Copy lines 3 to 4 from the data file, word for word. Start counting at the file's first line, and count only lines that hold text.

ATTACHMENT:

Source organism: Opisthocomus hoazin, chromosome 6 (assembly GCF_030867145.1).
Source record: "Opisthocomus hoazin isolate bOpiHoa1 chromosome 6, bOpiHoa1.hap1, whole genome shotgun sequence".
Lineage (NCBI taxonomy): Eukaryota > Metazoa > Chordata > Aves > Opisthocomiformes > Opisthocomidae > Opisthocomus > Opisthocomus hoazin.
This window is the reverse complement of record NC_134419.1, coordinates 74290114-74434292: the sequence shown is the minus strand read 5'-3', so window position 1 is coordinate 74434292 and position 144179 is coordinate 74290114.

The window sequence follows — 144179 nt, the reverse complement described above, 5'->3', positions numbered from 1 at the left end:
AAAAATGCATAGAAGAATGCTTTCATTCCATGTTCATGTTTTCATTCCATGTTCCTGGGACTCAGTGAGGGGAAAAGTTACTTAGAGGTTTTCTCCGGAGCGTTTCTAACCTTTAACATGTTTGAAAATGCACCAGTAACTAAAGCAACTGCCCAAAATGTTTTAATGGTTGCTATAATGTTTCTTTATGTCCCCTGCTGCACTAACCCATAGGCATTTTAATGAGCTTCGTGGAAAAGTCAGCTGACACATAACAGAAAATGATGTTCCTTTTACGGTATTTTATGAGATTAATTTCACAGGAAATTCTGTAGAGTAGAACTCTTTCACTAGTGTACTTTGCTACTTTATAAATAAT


Lineage (NCBI taxonomy): Eukaryota > Metazoa > Chordata > Aves > Opisthocomiformes > Opisthocomidae > Opisthocomus > Opisthocomus hoazin.
This window is the reverse complement of record NC_134419.1, coordinates 74290114-74434292: the sequence shown is the minus strand read 5'-3', so window position 1 is coordinate 74434292 and position 144179 is coordinate 74290114.